Although the Protocol is the latest catalyst, disaffection with Stormont has a longer genesis. The Executive and Assembly have been prone to collapse, having been suspended for 35% of the time since creation in 1999. The portents from the experience are not promising for the DUP. At the last General Election, the DUP and Sinn Féin suffered five and seven-point falls in vote shares respectively, each blamed for the Assembly hiatus between 2017 and 2020 that had contributed to a pre-pandemic NHS crisis. The electorate sees health, pandemic recovery, and education as bigger issues than the Protocol — which is seen as the most important by only nine per cent of the public in Northern Ireland.

It is now highly unlikely the DUP will return post-election whether to take the First Ministership or, more likely, the Deputy First Ministership. Anxious to avoid another meltdown of the institutions, the UK Government was already in the process of legislating at Westminster to extend the period by which nominations for First and Deputy First Minister can be made after an Assembly election from 6 to 24 weeks. After the elections in May, protracted prevarication over Executive formation is likely.

The ‘New Decade New Approach’ deal that restored devolution in January 2020 did facilitate the creation of an official opposition. However, none of the main parties seems interested, preferring to take seats in the governing coalition. The fear of parties is that entering opposition will diminish their relevance.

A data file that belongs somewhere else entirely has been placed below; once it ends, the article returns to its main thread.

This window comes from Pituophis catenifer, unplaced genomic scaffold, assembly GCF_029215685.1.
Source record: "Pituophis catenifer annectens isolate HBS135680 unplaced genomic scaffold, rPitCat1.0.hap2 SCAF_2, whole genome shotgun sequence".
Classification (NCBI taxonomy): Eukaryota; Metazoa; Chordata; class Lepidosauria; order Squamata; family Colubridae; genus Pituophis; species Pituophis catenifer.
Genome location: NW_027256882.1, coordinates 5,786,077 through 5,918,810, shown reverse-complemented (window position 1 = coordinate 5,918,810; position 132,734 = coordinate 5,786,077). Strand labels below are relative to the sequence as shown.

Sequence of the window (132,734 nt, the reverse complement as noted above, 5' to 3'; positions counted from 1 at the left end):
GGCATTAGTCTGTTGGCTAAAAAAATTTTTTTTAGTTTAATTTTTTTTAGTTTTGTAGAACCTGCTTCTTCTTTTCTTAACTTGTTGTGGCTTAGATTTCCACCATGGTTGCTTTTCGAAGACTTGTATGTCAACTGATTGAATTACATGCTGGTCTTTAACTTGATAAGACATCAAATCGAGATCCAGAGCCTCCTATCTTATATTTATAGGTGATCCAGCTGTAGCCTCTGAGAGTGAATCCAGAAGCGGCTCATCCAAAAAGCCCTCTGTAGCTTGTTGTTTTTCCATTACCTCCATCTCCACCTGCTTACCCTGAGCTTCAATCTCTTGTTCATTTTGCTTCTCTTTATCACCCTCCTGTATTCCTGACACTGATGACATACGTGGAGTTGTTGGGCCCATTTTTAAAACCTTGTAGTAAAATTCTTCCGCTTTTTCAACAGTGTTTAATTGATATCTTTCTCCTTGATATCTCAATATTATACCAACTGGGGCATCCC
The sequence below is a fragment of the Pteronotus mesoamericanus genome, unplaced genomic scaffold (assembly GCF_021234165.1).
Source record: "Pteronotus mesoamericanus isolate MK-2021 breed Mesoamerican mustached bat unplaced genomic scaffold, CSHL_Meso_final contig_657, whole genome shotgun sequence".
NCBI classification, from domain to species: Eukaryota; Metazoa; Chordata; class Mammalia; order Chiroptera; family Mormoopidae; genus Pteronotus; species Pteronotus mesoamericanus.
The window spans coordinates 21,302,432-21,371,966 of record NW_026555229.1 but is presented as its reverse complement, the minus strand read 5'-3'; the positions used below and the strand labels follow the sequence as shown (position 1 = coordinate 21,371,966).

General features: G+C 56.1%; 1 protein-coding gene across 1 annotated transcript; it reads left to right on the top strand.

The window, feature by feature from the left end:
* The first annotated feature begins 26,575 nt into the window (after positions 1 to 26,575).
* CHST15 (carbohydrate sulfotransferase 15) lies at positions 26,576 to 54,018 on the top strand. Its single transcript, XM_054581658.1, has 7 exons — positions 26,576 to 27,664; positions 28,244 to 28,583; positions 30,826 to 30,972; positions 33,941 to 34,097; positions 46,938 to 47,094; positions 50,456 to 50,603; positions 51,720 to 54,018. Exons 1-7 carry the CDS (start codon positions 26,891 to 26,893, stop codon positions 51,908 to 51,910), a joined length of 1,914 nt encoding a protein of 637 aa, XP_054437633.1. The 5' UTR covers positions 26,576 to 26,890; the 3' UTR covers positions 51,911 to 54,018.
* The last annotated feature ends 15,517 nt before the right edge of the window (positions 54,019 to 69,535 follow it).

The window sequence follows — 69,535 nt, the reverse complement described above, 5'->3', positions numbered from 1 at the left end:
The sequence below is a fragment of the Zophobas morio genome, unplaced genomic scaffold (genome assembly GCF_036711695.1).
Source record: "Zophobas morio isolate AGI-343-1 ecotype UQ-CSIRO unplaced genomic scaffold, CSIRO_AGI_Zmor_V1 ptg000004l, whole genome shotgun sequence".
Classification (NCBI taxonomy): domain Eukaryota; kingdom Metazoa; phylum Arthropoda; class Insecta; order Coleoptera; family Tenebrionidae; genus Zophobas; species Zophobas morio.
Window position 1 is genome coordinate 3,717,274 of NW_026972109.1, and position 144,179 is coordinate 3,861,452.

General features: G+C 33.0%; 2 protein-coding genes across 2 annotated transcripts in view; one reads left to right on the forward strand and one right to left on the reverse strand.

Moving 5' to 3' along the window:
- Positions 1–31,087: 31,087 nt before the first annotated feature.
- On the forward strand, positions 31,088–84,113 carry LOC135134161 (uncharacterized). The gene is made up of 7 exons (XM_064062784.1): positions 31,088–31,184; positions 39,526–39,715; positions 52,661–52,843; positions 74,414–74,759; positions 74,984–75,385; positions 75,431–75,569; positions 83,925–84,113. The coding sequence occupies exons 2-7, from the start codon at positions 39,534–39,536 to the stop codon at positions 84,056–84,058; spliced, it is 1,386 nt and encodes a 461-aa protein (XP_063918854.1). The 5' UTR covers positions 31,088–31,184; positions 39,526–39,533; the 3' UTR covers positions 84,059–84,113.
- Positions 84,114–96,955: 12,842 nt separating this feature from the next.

The Assembly will be able to vote on whether to continue the Protocol in 2024. A cross-community vote in support of it would mean the deal’s extension by eight years, but such extensive consent seems inconceivable given unionist hostility. A more likely scenario is a simple majority vote in favour, which would extend the arrangement for a minimum of four years. Sinn Féin, the SDLP, Alliance and the Green Party are all supportive.

Sinn Féin has called for citizens’ assemblies to discuss what a future united Ireland would look like and demands a border poll. Under the terms of the Good Friday Agreement, the calling of a poll lies within the gift of the Secretary of State for Northern Ireland — who is obliged to call one if it appears there is a majority for constitutional change.

The polls have tended to coalesce around half of the electorate wanting Northern Ireland to remain in the UK but vary considerably in reported levels of support for a united Ireland, from 26% in the latest (2020) Northern Ireland Life and Times survey to 42% in the latest LucidTalk iteration. A poll of post-Brexit polls puts backing for a united Ireland at 38%. The challenge for the unionist parties in Northern Ireland might be acceptance of a modified Protocol that falls some way short of outright abolition.

The challenge for nationalist parties in Northern Ireland is selling a united Ireland within the EU to the large section (40%) of the population who identify as neither unionist, nor nationalist, and may be constitutional agnostics. Given there is very little support for direct rule from Westminster and insufficient backing for Irish unity, the political institutions may survive by default.

By Jon Tonge, Professor of Politics at the University of Liverpool.